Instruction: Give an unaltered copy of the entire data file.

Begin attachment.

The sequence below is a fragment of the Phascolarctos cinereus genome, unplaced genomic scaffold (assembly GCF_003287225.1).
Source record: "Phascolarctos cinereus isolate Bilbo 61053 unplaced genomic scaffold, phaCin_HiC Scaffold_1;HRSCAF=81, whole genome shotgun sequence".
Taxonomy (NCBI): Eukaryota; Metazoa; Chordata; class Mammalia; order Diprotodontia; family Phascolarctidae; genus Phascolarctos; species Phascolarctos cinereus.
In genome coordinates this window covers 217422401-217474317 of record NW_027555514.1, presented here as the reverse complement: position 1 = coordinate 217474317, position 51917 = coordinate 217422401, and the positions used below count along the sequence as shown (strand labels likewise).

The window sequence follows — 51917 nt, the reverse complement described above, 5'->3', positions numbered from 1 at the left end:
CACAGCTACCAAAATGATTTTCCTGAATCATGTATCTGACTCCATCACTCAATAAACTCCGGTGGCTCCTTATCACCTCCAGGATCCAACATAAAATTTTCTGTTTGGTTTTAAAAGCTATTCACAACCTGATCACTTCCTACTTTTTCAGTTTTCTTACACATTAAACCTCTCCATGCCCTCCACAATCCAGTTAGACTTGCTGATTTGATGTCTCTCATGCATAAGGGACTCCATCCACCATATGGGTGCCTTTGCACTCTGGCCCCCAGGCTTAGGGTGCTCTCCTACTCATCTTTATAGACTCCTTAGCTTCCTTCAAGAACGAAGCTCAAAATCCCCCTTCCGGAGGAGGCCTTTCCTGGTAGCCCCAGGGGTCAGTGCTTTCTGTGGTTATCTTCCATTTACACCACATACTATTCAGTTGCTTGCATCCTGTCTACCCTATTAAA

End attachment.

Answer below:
The sequence below is a fragment of the Phascolarctos cinereus genome, unplaced genomic scaffold (assembly GCF_003287225.1).
Source record: "Phascolarctos cinereus isolate Bilbo 61053 unplaced genomic scaffold, phaCin_HiC Scaffold_1;HRSCAF=81, whole genome shotgun sequence".
Taxonomy (NCBI): Eukaryota; Metazoa; Chordata; class Mammalia; order Diprotodontia; family Phascolarctidae; genus Phascolarctos; species Phascolarctos cinereus.
In genome coordinates this window covers 217422401-217474317 of record NW_027555514.1, presented here as the reverse complement: position 1 = coordinate 217474317, position 51917 = coordinate 217422401, and the positions used below count along the sequence as shown (strand labels likewise).

The window sequence follows — 51917 nt, the reverse complement described above, 5'->3', positions numbered from 1 at the left end:
CACAGCTACCAAAATGATTTTCCTGAATCATGTATCTGACTCCATCACTCAATAAACTCCGGTGGCTCCTTATCACCTCCAGGATCCAACATAAAATTTTCTGTTTGGTTTTAAAAGCTATTCACAACCTGATCACTTCCTACTTTTTCAGTTTTCTTACACATTAAACCTCTCCATGCCCTCCACAATCCAGTTAGACTTGCTGATTTGATGTCTCTCATGCATAAGGGACTCCATCCACCATATGGGTGCCTTTGCACTCTGGCCCCCAGGCTTAGGGTGCTCTCCTACTCATCTTTATAGACTCCTTAGCTTCCTTCAAGAACGAAGCTCAAAATCCCCCTTCCGGAGGAGGCCTTTCCTGGTAGCCCCAGGGGTCAGTGCTTTCTGTGGTTATCTTCCATTTACACCACATACTATTCAGTTGCTTGCATCCTGTCTACCCTATTAAA